No. 21584.

134 So.2d 646 (1961)


Court of Appeal of Louisiana, Fourth Circuit.

Rehearing Denied December 4, 1961.

Certiorari Granted January 15, 1962.

Attorney(s) appearing for the Case

Benjamin E. Smith, New Orleans, for plaintiff and appellant.

Chaffe, McCall, Phillips, Burke & Hopkins, Harry McCall, Jr., and Peter A. Feringa, Jr., New Orleans, for defendant appellee-appellant.


REGAN, Judge.

Plaintiff, Harold Joseph Madison, employed as a common laborer, instituted this suit against the defendant, The American Sugar Refining Company, his employer, endeavoring to recover maximum workmen's compensation resulting from a back injury, which initially manifested itself in March 1958 when he was lifting and stacking 100 pound bags of sugar in a freight car; this injury ultimately developed into a ruptured intervertebral disc, which, it is asserted, totally and permanently disabled him in the month of February 1959.

Defendant pleaded the exception of prescription, insisting that plaintiff's right of action had prescribed since he failed to file suit before July 22, 1959. This exception was overruled and defendant then denied that the injury was incurred during the course of plaintiff's employment.

From a judgment1 awarding plaintiff compensation in the amount of $35 per week for a period of 400 weeks, beginning March 7, 1959 through September 15, 1959, subject to a credit thereafter of $35 per week for as long as plaintiff continues, in defendant's employ2, both plaintiff and defendant have appealed.

The record reveals, chronologically related, these pertinent facts:

Plaintiff, prior to the month of March 1958, had been employed by the defendant for approximately twenty years, alternately performing the work of storer3 and car bracer4, as his employer's needs therefor arose. Approximately 75% of this time plaintiff labored as a storer, which requires considerably more physical exertion than the work of a car bracer.

In March 1958, while lifting a sugar sack into a freight car with the assistance of a co-worker, he experienced a stinging pain in his back, which forced him to rest momentarily before he could finish the day's work. The next day he reported to the company's dispensary where a nurse applied heat to his back and subsequently advised him that he should consult his personal physician. In conformity with her instructions, he consulted Dr. Epps, who prescribed medicine to alleviate the pain; after a week of medication he reported to the doctor that the prescription had helped diminish the pain.

From late March or early April of 1958 until February 1959, plaintiff performed substantially the same duties as he had prior to the accident. Approximately four months of this time he worked as a storer, and throughout the entire period he frequently complained to his co-workers of the existence of a pain in his back.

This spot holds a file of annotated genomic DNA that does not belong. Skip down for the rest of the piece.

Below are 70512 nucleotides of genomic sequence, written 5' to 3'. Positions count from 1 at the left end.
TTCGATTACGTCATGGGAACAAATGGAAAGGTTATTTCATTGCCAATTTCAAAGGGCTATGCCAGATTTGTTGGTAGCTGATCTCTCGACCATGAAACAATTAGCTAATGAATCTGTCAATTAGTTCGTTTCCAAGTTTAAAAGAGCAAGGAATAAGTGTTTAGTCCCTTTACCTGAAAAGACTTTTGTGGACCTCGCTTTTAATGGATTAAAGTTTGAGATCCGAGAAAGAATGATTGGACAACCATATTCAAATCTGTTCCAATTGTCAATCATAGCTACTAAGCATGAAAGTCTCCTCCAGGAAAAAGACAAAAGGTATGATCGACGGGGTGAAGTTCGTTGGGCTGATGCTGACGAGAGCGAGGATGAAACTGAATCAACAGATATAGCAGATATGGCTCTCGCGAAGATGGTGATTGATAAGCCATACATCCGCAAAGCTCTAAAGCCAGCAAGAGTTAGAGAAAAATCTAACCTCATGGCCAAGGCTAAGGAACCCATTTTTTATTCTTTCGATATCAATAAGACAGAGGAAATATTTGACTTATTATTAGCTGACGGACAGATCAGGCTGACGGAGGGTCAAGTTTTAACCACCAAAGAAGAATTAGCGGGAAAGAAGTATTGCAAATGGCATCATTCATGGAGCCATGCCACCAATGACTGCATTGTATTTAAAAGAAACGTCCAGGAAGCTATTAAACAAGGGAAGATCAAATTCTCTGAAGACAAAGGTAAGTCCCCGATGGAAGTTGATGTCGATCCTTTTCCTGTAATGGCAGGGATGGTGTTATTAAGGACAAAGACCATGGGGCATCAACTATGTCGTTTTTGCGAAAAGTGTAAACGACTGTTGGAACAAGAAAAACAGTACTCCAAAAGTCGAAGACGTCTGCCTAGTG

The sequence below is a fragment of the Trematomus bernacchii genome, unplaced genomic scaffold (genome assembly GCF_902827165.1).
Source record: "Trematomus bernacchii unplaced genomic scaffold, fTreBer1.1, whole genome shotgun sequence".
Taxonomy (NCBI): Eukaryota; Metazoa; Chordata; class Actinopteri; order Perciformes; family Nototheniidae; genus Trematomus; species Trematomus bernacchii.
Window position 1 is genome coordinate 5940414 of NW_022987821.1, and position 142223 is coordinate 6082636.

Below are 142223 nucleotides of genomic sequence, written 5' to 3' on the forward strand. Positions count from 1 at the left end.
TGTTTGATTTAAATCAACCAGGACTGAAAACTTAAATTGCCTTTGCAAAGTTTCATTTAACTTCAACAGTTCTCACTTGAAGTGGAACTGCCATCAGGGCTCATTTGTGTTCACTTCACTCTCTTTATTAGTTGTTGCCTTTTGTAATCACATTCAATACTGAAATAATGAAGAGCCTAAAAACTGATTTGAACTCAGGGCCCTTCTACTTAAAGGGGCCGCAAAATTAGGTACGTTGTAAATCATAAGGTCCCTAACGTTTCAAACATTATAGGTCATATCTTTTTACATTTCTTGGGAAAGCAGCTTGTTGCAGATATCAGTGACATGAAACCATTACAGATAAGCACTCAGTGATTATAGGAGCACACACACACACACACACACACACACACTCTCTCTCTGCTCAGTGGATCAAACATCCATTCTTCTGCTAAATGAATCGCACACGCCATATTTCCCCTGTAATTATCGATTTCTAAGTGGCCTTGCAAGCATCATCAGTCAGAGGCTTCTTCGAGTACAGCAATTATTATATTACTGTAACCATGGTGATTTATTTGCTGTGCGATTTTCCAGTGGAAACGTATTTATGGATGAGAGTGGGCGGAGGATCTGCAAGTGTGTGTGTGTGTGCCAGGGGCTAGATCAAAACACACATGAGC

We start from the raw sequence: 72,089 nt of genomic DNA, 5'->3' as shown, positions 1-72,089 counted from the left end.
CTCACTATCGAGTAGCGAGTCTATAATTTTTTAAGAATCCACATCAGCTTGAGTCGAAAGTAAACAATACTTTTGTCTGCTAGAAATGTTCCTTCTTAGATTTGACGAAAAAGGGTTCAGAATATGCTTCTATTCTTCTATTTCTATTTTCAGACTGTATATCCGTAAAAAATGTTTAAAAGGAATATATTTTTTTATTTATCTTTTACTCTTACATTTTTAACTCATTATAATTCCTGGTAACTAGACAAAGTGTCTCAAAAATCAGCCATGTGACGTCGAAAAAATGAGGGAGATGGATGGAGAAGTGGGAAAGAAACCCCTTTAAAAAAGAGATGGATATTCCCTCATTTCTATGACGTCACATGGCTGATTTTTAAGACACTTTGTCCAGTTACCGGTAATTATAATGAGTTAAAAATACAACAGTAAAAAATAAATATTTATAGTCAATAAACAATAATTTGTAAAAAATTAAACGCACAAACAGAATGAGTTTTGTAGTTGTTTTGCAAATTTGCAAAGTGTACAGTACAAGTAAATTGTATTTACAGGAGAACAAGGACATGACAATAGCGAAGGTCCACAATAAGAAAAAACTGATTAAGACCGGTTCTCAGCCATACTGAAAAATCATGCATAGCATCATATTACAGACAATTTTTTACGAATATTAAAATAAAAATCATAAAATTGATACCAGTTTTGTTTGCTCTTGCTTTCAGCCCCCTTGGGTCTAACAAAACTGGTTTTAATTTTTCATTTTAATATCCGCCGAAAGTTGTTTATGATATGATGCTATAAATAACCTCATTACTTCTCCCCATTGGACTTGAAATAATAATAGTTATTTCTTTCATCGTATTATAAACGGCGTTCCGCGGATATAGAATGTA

In February 1959 plaintiff experienced a second attack of acute pain while engaged in the work of a storer, which necessitated another visit to Dr. Epps. He was then hospitalized for six days and following a thorough examination, his condition was diagnosed as a slipped disc. However, his physician permitted him to return to work.

On March 30, 1959, plaintiff was assigned to work as a car bracer and periodically he also operated a lift truck.

On July 22, 1959, he instituted this suit.

On August 13, 1959, he was reassigned to the job of storer, which duties he continued to perform through September 15, 1959.

On September 16th, he assumed the work of operating a power sweeper. The record reflects that this is a desirable position, which is available only to laborers possessing job seniority, and although the wages are forty cents per week less, all workmen who appeared to testify on plaintiff's behalf, including plaintiff, related that most storers considered the work of power sweeper more desirable.

On December 11, 1959, a myelogram was performed on plaintiff, which confirmed the diagnosis that he had incurred a ruptured intervertebral disc at the third interspace.

Predicated on the foregoing facts, the trial court concluded that plaintiff's claim had not prescribed and that he suffered a totally disabling back injury incurred during the course and scope of his employment as a storer.

The evidence inscribed in the record clearly substantiates this conclusion; therefore, the only questions which this appeal has posed for our consideration are whether the trial court properly overruled defendant's plea of prescription and, if so, whether the award of compensation to the plaintiff for a period of six months and the credits to the defendant thereafter were proper.

Defendant initially contends that the trial court erred in overruling the plea of prescription since the disabling injury occurred in March 1958, yet suit was not filed until July 1959, which was more than a year after the injury developed. Defendant insists that the facts hereof do not fall within that category of cases wherein disabling effects developed after the accident, and in substantiation thereof points out that the plaintiff voluntarily transferred to a more desirable job and did not discontinue work as a storer because of the pain that ensued from his injury.

Counsel for the plaintiff conversely insists that the disabling condition of his back did not fully develop until March 1959 when plaintiff's second attack by acute pain forced him to return to his physician.

To overcome the plea of prescription, the facts of plaintiff's case must fall within the exception to the one year prescription rule, as set forth in LSA-R.S. 23:1209, which reads:

"* * * Also, where the injury does not result at the time of, or develop immediately after the accident, the limitation shall not take effect until the expiration of one year from the time the injury develops, but in all such cases the claim for payment shall be forever barred unless the proceedings have * * * begun within two years from the date of the accident."